Most of the discussion and presentations at Jefferson City Public Schools' Board of Education meeting Monday night revolved around structures — physical and financial.
The board was presented with the schematic designs of the to-be-renovated current high school on Union Street.
Much of the details of the planned renovations have already been reported: an indoor, largely glass-enclosed connection between the high school and Nichols Career Center that would feature a commons space; north and south main entrances to the building and a library; a re-imagined cafeteria; and an auxiliary gym that will also serve as a storm shelter.
The two dimensional presentation given by DLR Group Senior Associate and Design Leader Craig Serig allowed board members and those present to visually walk through the planned designs for the building as if they were students or staff. A 3-D flyover available via mobile app added to the depth presented.
Some other notable features of the renovated building are what's currently the little theater being transformed into a black box theater — a raised platform surrounded by seating on all sides.
Three new classrooms and a new stairwell are also planned for the building's current inner courtyard — which would still be there just a little smaller. The schematic designs showed outdoor seating for the cafeteria located directly above the new classrooms overlooking the courtyard.
Jason Hoffman, the district's chief operating and financial officer, explained schematic designs detail "here's where the walls are going to be," and capture the general look and feel of the building.
"At first pass, they've done quite a bit of transformation," board President Steve Bruce said, adding he was excited about the outdoor spaces and the allowance for a lot of natural light.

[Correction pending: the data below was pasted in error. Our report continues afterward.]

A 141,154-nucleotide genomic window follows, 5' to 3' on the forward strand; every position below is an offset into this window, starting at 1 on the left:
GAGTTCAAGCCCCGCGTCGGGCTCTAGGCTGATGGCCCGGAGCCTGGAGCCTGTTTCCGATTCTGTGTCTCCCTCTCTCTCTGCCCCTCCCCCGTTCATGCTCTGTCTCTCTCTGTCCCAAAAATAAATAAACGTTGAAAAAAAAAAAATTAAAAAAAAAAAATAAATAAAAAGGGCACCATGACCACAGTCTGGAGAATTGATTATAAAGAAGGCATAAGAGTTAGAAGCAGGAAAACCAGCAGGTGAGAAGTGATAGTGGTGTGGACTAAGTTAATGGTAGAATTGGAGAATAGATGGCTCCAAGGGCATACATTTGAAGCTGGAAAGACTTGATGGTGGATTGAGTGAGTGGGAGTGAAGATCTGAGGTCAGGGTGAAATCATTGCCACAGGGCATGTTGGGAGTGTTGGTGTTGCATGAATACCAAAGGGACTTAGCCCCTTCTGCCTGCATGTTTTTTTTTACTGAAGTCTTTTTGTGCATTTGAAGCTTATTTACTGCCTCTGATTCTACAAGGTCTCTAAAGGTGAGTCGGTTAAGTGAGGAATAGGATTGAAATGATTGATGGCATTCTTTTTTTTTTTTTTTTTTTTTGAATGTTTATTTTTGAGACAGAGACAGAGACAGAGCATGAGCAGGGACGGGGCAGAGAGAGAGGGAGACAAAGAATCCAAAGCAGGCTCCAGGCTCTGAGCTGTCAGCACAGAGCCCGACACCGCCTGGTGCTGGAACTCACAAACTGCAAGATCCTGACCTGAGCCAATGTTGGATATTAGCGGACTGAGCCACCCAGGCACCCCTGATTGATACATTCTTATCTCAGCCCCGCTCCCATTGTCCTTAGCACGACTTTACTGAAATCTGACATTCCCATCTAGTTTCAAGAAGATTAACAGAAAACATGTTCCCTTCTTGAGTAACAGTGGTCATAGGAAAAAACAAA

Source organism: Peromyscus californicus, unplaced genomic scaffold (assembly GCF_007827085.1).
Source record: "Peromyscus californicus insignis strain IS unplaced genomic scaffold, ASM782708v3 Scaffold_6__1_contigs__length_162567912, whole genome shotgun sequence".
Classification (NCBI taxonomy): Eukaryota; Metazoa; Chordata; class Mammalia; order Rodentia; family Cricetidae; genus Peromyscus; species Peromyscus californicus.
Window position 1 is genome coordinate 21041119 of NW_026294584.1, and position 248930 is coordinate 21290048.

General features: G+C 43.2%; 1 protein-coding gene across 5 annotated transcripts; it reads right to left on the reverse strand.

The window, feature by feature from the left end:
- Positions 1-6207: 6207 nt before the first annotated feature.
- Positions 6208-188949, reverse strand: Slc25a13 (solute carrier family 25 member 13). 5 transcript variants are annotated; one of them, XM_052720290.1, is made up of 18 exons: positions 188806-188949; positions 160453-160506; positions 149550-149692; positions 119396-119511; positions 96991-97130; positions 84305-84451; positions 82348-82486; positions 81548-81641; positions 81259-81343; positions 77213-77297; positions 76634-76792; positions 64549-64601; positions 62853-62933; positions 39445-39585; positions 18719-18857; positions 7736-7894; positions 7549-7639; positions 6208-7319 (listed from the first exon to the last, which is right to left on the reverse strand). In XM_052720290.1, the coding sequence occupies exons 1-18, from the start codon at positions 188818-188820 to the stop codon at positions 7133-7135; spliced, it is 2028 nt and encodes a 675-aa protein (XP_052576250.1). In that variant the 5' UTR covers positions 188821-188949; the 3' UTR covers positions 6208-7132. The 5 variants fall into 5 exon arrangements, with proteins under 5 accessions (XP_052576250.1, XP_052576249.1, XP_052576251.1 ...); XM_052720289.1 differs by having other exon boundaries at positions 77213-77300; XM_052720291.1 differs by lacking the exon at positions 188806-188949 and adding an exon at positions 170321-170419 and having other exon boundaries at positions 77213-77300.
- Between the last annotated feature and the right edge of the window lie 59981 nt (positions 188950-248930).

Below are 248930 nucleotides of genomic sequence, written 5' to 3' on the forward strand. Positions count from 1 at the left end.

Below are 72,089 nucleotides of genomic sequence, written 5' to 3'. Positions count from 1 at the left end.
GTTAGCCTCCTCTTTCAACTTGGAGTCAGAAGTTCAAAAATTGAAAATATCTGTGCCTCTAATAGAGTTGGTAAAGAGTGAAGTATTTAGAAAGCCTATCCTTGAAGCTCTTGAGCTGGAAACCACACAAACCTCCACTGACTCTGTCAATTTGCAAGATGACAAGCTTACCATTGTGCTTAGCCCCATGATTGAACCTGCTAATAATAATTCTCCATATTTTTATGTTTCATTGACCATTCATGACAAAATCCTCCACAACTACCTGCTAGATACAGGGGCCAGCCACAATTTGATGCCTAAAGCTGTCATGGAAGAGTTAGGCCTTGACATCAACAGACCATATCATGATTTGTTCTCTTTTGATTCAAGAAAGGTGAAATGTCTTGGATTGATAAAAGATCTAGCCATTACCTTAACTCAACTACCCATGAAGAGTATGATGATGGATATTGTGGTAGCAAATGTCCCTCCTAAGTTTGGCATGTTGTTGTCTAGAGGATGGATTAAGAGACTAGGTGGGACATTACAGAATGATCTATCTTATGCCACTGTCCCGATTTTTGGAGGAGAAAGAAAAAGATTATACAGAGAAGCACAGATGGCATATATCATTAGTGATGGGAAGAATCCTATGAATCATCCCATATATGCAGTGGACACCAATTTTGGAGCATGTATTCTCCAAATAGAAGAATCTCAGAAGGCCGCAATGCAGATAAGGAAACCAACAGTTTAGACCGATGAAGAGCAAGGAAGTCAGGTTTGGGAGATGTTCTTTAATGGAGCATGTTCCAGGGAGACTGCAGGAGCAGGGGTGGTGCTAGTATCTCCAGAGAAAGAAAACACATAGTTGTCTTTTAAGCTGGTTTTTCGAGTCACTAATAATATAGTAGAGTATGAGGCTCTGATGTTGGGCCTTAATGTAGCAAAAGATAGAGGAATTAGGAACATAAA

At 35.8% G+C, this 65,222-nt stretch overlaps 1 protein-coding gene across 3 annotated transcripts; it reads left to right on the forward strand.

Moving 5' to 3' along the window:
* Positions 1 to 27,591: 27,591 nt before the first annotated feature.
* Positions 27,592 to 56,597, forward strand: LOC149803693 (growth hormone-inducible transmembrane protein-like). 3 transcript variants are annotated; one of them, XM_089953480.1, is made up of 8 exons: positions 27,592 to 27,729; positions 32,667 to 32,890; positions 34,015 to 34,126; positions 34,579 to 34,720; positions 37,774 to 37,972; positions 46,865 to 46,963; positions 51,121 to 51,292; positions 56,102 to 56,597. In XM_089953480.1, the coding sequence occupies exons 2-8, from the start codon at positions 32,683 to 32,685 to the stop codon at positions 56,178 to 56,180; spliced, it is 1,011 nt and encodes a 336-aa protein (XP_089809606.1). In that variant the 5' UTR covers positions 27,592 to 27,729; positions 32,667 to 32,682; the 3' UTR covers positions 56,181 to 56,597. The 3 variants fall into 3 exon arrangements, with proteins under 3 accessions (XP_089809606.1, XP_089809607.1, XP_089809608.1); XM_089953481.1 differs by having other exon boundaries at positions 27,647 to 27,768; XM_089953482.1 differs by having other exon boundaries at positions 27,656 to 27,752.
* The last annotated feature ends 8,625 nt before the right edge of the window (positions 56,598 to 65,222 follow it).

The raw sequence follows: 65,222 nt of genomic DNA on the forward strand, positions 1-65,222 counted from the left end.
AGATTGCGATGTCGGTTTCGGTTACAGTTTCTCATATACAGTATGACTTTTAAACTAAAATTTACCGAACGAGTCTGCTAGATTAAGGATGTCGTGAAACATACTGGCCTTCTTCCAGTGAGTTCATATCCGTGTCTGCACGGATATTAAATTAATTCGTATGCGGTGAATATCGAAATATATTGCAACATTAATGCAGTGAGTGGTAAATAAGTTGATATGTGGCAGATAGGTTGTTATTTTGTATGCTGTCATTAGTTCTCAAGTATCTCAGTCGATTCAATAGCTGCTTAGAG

Architects Alliance Principal Architect Cary Gampher told the board the next phase of design on the project will be about even more specific details, and he mentioned a meeting had been held earlier in the day to begin to look at interior finishes.
The board also was presented with its 2016-17 audit that looked at financial structures.
Partner-in-charge Brian Wuertz, CPA at St. Louis-based Kerber, Eck and Braeckel LLP, presented his firm's findings. Wuertz said the district could improve some of its internal controls on purchasing and account oversight — things last year's audit, which was with a different firm, also pointed out. Although, last year's audit did not find any "material weaknesses."
The district noted in audit documents it continues to work on reviewing and improving the noted financial structures with its banking institutions.
Hoffman later said, with regards to the district's insurance wrap-up bundle choice made at the last board meeting, that Travelers Insurance had pulled out of the business of offering such instruments.
However, the district is in discussions with Liberty Insurance, though Hoffman added "I'm not nearly as excited about the proposals that I have with Liberty. We're still evaluating, but we may need to come back and reverse. The good news is, we have the (contractor-controlled option) as a fallback, that's a great deal in savings for us."
Another financial change presented at the board is the cost of adult meals at school cafeterias increasing to $3.50 starting Jan. 1. Hoffman said the change needs to be made to be in compliance with United States Department of Agriculture regulations.